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‹ The Weekly Green

Water From The Left Or Water From Above?

May 24, 2016
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lake-mead-getty_tx700It will not come as news to anybody that Arizona’s water supply is in a pinch. Lake Mead is at a record low and if it falls even further, supplies to Arizona will be cut back by 13% to 17%.

Supplies are dwindling while demand is increasing – there can be no doubt that these trends are converging to a critical point in the not-too-distant future.

The currently prevalent plan to counter this is to build a desalinization plant on the coast of southern California and bring water in from there – a distance of some 300 miles. In addition to the monetary and environmental cost of transport, there are a number of other sustainability issues with this scheme.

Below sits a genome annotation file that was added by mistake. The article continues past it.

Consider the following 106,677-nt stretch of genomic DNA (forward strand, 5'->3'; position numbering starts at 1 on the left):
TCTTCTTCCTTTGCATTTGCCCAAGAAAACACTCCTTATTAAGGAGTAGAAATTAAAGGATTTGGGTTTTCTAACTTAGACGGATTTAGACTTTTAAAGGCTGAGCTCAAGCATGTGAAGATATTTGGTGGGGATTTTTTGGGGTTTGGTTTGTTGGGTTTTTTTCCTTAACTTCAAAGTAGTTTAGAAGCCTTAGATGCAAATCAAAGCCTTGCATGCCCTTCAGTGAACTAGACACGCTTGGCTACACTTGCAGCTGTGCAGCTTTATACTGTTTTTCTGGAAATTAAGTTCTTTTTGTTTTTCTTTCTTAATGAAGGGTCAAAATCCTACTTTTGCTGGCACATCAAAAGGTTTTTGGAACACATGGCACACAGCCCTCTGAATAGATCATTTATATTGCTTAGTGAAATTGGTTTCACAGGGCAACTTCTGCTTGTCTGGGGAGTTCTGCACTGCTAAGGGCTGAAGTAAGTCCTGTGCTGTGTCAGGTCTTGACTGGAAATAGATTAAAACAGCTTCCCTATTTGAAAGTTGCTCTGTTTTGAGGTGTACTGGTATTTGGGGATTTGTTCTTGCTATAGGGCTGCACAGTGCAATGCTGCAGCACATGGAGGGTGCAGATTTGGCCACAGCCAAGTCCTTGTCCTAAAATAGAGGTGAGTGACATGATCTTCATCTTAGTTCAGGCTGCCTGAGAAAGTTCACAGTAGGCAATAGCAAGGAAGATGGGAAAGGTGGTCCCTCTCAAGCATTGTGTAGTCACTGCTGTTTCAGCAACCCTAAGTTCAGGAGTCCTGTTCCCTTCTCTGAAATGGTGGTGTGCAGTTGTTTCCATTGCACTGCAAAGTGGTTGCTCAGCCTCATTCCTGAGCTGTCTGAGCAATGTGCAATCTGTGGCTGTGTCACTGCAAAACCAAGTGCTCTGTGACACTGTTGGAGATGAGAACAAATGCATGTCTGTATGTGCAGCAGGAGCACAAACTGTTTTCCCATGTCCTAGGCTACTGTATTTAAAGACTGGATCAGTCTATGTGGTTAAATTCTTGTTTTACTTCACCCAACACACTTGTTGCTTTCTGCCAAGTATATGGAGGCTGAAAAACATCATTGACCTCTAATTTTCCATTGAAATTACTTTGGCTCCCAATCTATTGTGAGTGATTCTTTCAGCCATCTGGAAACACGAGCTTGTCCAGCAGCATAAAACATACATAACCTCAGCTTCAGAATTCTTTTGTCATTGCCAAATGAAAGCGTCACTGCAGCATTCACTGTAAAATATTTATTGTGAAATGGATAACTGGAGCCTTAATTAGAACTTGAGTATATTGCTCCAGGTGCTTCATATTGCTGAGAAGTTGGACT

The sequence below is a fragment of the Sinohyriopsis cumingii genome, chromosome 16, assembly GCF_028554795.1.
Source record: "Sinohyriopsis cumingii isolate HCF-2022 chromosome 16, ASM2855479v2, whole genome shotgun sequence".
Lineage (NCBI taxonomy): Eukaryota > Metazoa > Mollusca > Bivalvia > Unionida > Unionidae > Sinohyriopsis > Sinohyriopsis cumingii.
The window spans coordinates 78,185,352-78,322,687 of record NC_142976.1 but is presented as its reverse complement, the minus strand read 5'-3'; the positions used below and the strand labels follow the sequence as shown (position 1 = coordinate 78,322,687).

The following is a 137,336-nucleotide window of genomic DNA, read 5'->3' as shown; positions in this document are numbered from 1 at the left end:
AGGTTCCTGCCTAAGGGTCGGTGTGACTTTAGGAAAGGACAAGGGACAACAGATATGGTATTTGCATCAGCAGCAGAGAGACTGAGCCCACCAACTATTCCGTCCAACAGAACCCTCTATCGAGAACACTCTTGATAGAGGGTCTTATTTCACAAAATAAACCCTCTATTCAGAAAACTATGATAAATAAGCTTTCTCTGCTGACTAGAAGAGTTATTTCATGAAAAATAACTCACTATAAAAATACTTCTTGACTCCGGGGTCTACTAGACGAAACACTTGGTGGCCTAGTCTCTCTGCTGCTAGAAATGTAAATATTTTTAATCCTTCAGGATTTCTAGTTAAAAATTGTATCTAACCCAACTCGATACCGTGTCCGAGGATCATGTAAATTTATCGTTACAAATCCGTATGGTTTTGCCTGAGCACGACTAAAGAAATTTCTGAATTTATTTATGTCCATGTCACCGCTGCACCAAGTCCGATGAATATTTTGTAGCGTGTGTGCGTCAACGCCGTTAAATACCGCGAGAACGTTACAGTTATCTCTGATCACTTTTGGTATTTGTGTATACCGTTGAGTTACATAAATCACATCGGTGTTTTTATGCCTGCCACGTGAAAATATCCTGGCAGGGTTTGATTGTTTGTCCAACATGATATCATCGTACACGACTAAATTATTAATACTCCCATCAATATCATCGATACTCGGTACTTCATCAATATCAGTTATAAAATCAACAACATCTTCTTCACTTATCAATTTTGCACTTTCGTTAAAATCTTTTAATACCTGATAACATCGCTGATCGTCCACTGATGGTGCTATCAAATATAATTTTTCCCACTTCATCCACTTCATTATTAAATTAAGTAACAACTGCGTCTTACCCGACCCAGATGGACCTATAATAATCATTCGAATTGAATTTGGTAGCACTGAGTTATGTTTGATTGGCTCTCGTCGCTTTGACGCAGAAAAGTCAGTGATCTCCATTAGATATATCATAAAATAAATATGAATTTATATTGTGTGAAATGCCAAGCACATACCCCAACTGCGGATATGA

8feac97ea62718f8f9998741ce159fe0On the other hand, our area receives enough rainwater annually to cover the needs of all our citizens, certainly in combination with efficient conservation and reuse.

Water from the left or water from above?

The Weekly Green spoke about the issue with Brad Lancaster, co-founder of Desert Harvesters and author of “Rainwater Harvesting for Drylands and Beyond“, a two volume opus on using our natural water supply efficiently and sustainably. In the course of the interview, you will learn about a huge local water resource which to date goes largely untapped!

This interview is the sequel to last week’s interview with Brad, which focused on cultivation of native food crops.

(Interview 10:58)

 

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